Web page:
Saturday, June 28, 2008

How Do You Define Success?

A headline in this morning’s NY Times caught my eye: “Why Some Succeed Wildly.”

The article is about the book Outliers: Why Some People Succeed and Some Don’t by Malcom Gladwell, author of The Tipping Point and Blink. In an excerpted paragraph quoted in, he says, “I want to convince you that the way we think about success is all wrong.”

Instead of looking at only the people themselves, he suggests, we need to consider their backgrounds and circumstances, as well as the contexts from which they emerged. As suggested the by NYT article’s author, Gladwell hints that it’s not so much the people who create success, as it is the necessity of the idea itself. If the timing is right, the wildly successful maverick is merely the most adept opportunist, able to take the ripe idea to its fullest potential.

As the book isn’t due out until November, the details of what Mr. Gladwell suggests will have to wait until later. But for now, the premise of the book and its title alone are enough to generate questions and thoughts from me about success.

Why do some of us reach for success and others find contentment where they are? What is it that makes some of us so damned dissatisfied with what we have and what we’re doing? Why is it that some of us always want more?

How do we know when we get THERE? Where exactly is success located? How is it that no matter where you set the bar for your own success—when you get there, or even come close to getting there, it always seems to move?

What exactly is success? How do I define my own success? What do I need to say I’m successful?

With just more than one year of self-employment to my credit, I still own my home. With no second income, no partner or husband or pick up the slack from my lost salary and no public assistance, I’m still afloat. I pay my bills on-time (at least as on-time as I ever did) and put healthy food on the table for me and my daughter.

I help small business owners reach more customers, convert more sales and lay the foundation on which they’ll grow and build their businesses. I earn money for my talents, skills and experience—and my ability to connect those with people who need them. My own belief in my value enables me to create mutually rewarding relationships and transactions.

I have friends who love me and help me. When I need a shoulder to cry on, when I’m scared, confused or not sure what to do next, I have a number of amazing women and men who are there to lift me and bolster me with their care and support. Whether they take me to lunch and listen to me vent, come help me work, or show up with wine and chocolates to just laugh together, they are the roaring, cheering fans who energize and excite me to push ahead.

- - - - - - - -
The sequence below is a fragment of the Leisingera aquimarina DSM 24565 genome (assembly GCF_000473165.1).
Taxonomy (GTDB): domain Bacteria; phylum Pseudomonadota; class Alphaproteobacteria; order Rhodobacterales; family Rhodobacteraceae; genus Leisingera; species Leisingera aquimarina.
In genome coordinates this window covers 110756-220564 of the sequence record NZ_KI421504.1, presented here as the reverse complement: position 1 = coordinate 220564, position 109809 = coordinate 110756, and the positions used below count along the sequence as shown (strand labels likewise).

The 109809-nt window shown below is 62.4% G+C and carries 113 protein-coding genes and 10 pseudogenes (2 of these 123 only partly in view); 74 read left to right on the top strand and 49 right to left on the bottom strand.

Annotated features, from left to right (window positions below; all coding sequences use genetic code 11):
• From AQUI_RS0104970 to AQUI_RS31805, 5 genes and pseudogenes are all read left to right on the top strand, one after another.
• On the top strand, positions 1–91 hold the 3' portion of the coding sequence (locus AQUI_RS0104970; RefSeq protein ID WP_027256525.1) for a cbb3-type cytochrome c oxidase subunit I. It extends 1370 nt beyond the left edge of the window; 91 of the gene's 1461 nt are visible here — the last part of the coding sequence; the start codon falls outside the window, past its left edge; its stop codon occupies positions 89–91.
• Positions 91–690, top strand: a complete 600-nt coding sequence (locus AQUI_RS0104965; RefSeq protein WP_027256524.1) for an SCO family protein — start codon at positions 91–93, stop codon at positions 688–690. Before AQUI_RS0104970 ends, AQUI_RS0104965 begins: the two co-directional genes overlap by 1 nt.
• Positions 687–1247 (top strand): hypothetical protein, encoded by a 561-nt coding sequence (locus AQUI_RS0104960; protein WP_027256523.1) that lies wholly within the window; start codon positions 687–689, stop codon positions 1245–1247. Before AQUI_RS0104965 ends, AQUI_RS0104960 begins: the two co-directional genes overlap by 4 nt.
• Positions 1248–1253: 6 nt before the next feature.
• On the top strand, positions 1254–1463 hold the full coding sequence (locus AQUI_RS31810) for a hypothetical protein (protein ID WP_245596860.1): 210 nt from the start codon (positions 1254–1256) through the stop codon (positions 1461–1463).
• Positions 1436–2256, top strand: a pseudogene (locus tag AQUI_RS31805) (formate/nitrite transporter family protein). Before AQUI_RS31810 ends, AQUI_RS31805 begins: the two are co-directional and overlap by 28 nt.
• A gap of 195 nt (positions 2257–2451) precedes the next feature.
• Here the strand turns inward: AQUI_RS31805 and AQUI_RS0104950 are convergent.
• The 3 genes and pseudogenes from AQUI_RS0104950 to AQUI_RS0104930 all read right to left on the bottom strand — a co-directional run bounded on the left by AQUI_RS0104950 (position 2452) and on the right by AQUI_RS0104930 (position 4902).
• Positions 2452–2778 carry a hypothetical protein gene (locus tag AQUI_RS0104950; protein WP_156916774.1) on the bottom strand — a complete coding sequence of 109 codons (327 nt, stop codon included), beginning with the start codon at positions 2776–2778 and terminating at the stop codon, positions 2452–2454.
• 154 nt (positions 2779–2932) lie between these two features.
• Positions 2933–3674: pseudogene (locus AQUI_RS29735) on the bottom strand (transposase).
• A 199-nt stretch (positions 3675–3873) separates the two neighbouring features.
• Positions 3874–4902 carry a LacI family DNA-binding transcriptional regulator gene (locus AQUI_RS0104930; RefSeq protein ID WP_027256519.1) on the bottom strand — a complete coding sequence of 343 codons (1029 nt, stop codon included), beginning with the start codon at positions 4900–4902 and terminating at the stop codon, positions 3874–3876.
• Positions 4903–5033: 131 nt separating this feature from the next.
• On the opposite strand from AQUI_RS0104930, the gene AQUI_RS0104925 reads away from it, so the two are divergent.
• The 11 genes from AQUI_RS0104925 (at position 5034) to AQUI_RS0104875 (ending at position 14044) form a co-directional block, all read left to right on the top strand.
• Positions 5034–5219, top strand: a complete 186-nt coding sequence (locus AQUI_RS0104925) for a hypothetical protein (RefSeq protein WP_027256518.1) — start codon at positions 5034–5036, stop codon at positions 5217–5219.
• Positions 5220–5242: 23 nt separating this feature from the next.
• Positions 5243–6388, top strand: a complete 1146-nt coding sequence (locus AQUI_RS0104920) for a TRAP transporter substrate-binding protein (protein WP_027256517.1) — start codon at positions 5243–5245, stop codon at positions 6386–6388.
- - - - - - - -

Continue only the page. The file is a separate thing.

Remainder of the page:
I have a life that I share with my child. I am able to be both physically and emotionally present with her, creating and enjoying shared experiences—even the mundane ones such as making dinner together. I am also exposing her to the lessons of incremental success. When I reach my monetary goals and I’m taking her on trips around the world, she will know how it happened.

My daughter is not growing up with a mom who says “I wish I had done…” or "If only..." I’m teaching her that if you want something, you have to work hard and focus to get it. She watched me first try and fail to buy the business I wanted, then hang out my shingle as a copywriter, then work for my first clients, then form an S-corp and open an online store, then figure out how to juggle all of those endeavors. And she saw me do it all while still being there to pick her up at school on time (more or less). She knows that even as important as my own dreams and goals are to me, she is the most important part of my life. While together we may set a course for bigger, better things, the unit of “she & me” is the orbit around which those dreams revolve.

My skills are improving. I learn every day.

I am getting better at trusting myself. I am getting better at trusting other people, and knowing how to protect myself.

I have dreams to which I aspire and in which I believe.

No, I cannot afford a new car; I can barely afford the one I have. No, I cannot afford to landscape my yard or hire a full-time assistant. I cannot afford to begin my travels yet.

But that is not how I define success.

By my definition, I am already wildly successful.

How about you?

No comments: